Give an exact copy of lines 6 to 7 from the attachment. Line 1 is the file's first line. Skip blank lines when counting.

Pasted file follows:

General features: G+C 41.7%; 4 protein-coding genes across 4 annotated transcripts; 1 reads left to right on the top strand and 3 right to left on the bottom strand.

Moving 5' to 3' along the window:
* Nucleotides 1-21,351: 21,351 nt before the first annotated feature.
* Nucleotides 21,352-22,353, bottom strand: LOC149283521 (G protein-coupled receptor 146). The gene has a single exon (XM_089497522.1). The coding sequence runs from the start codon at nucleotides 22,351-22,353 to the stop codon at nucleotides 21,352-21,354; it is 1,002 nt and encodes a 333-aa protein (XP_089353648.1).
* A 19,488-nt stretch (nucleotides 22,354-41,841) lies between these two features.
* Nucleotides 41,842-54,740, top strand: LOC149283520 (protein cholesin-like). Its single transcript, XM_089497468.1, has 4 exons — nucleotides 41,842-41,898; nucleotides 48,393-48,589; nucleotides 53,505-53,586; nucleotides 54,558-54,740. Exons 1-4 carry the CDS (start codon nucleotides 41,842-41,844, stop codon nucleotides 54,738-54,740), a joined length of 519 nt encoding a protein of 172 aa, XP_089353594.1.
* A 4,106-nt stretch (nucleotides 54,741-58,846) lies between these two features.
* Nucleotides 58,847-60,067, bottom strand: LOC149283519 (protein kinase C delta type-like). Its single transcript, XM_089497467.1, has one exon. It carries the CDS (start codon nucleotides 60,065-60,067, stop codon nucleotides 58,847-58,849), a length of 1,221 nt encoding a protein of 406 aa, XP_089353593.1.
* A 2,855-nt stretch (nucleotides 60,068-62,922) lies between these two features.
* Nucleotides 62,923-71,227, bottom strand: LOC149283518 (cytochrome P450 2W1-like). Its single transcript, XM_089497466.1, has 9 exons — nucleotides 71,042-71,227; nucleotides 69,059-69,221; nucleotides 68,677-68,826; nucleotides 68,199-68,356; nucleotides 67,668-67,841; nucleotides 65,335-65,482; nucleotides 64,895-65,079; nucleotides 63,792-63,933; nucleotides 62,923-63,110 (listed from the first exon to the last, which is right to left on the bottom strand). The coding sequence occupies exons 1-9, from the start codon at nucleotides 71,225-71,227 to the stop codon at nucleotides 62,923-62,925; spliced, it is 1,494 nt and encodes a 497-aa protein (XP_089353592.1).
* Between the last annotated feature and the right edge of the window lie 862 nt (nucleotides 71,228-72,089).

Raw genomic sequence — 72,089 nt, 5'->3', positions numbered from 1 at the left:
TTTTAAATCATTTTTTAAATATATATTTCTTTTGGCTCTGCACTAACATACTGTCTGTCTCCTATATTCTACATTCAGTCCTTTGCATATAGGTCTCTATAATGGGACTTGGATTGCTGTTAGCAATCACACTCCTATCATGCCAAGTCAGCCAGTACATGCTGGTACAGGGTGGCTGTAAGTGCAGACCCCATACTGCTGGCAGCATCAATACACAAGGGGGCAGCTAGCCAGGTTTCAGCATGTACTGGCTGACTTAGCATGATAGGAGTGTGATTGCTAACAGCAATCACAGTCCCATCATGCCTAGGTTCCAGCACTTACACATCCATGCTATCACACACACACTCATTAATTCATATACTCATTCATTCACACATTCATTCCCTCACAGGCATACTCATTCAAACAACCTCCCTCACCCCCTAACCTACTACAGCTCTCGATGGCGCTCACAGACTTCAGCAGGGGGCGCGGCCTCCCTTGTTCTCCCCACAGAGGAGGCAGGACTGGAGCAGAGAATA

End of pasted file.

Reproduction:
* Nucleotides 41,842-54,740, top strand: LOC149283520 (protein cholesin-like). Its single transcript, XM_089497468.1, has 4 exons — nucleotides 41,842-41,898; nucleotides 48,393-48,589; nucleotides 53,505-53,586; nucleotides 54,558-54,740. Exons 1-4 carry the CDS (start codon nucleotides 41,842-41,844, stop codon nucleotides 54,738-54,740), a joined length of 519 nt encoding a protein of 172 aa, XP_089353594.1.
* A 4,106-nt stretch (nucleotides 54,741-58,846) lies between these two features.